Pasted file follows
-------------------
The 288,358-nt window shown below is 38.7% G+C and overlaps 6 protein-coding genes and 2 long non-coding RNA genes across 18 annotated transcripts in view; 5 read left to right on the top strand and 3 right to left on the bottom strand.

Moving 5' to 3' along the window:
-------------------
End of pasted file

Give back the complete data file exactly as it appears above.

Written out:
The 288,358-nt window shown below is 38.7% G+C and overlaps 6 protein-coding genes and 2 long non-coding RNA genes across 18 annotated transcripts in view; 5 read left to right on the top strand and 3 right to left on the bottom strand.

Moving 5' to 3' along the window: